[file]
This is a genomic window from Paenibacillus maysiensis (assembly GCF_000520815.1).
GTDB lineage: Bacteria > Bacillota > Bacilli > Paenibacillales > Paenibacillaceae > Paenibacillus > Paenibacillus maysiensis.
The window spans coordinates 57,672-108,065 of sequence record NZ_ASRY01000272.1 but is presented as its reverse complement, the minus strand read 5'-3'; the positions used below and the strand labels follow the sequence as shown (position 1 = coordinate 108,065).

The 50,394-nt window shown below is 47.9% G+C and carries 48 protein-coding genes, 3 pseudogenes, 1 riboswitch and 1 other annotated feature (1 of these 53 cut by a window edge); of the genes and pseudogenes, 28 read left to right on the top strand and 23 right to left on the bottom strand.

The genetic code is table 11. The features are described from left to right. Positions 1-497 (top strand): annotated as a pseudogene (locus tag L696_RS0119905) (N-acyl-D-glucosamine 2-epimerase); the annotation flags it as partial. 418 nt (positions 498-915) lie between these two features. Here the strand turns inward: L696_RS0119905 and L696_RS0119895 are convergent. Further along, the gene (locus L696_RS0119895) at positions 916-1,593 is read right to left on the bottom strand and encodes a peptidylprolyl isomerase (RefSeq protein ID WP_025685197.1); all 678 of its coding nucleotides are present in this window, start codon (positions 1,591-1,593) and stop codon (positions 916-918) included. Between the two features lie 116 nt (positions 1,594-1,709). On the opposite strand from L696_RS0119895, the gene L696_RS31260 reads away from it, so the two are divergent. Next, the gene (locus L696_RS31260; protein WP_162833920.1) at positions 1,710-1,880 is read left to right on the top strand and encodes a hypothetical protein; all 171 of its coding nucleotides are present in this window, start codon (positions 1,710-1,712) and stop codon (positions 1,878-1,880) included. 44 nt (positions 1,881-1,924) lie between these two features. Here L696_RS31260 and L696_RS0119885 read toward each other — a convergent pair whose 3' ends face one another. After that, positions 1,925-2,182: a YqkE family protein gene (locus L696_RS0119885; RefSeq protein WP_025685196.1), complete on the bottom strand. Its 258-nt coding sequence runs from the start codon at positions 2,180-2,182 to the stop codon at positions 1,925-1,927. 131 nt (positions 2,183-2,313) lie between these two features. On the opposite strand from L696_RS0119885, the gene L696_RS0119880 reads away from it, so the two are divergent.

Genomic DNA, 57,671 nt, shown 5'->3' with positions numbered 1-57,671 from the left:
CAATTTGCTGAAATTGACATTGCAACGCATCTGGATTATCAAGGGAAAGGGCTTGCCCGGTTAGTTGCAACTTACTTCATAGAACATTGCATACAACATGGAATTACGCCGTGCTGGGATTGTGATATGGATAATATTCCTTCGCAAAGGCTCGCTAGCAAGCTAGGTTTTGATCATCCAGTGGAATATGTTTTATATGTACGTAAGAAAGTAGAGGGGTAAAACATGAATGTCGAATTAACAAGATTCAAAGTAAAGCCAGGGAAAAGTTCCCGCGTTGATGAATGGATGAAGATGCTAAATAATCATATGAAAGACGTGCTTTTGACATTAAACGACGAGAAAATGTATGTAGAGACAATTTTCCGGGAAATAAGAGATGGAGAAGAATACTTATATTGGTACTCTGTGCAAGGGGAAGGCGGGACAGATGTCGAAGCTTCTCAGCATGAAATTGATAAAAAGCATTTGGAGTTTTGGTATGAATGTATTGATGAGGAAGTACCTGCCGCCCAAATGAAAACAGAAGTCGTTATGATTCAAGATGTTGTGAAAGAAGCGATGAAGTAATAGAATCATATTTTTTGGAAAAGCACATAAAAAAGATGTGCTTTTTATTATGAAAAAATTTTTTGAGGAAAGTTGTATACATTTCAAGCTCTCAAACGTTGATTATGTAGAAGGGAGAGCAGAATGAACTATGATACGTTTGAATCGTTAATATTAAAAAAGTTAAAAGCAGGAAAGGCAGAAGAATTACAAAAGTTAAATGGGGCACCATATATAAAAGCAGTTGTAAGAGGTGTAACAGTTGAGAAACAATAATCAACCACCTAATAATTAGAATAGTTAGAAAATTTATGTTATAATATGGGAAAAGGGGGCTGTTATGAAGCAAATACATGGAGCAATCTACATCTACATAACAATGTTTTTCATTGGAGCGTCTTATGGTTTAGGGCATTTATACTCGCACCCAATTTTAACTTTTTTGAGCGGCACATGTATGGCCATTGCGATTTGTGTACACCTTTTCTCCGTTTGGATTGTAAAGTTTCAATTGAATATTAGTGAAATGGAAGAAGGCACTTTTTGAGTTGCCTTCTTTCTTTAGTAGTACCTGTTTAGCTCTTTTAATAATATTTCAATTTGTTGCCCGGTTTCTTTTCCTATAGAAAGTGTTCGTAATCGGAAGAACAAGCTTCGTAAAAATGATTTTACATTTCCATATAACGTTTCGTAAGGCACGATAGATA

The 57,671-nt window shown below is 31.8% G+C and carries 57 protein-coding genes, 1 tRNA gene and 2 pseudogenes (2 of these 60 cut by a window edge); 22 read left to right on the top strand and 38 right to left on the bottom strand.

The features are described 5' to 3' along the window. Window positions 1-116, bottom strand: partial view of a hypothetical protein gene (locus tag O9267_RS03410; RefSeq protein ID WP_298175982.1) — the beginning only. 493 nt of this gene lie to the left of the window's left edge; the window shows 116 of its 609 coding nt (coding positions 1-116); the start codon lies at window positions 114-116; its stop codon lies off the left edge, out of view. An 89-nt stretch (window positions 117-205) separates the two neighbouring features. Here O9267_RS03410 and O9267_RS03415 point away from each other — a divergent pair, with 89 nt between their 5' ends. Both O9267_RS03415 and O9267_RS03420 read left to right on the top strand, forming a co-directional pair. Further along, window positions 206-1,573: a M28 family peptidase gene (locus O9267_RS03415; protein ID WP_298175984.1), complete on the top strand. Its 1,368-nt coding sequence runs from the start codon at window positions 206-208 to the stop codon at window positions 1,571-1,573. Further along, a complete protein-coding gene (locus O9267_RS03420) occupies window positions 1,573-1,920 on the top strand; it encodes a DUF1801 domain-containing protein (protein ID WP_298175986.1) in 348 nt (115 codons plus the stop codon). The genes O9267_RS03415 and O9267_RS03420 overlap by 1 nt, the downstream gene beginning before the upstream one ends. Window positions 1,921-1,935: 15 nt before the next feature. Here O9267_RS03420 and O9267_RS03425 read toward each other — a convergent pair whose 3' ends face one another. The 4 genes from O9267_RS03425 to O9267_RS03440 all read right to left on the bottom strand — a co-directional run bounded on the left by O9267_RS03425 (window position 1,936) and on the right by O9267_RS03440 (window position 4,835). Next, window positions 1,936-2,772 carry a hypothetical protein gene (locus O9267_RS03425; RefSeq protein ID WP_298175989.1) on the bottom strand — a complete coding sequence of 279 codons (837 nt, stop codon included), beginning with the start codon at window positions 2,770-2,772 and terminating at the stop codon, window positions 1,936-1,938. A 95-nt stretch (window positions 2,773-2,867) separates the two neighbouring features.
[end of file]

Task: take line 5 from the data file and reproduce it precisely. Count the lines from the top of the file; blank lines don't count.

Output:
The genetic code is table 11. The features are described from left to right. Positions 1-497 (top strand): annotated as a pseudogene (locus tag L696_RS0119905) (N-acyl-D-glucosamine 2-epimerase); the annotation flags it as partial. 418 nt (positions 498-915) lie between these two features. Here the strand turns inward: L696_RS0119905 and L696_RS0119895 are convergent. Further along, the gene (locus L696_RS0119895) at positions 916-1,593 is read right to left on the bottom strand and encodes a peptidylprolyl isomerase (RefSeq protein ID WP_025685197.1); all 678 of its coding nucleotides are present in this window, start codon (positions 1,591-1,593) and stop codon (positions 916-918) included. Between the two features lie 116 nt (positions 1,594-1,709). On the opposite strand from L696_RS0119895, the gene L696_RS31260 reads away from it, so the two are divergent. Next, the gene (locus L696_RS31260; protein WP_162833920.1) at positions 1,710-1,880 is read left to right on the top strand and encodes a hypothetical protein; all 171 of its coding nucleotides are present in this window, start codon (positions 1,710-1,712) and stop codon (positions 1,878-1,880) included. 44 nt (positions 1,881-1,924) lie between these two features. Here L696_RS31260 and L696_RS0119885 read toward each other — a convergent pair whose 3' ends face one another. After that, positions 1,925-2,182: a YqkE family protein gene (locus L696_RS0119885; RefSeq protein WP_025685196.1), complete on the bottom strand. Its 258-nt coding sequence runs from the start codon at positions 2,180-2,182 to the stop codon at positions 1,925-1,927. 131 nt (positions 2,183-2,313) lie between these two features. On the opposite strand from L696_RS0119885, the gene L696_RS0119880 reads away from it, so the two are divergent.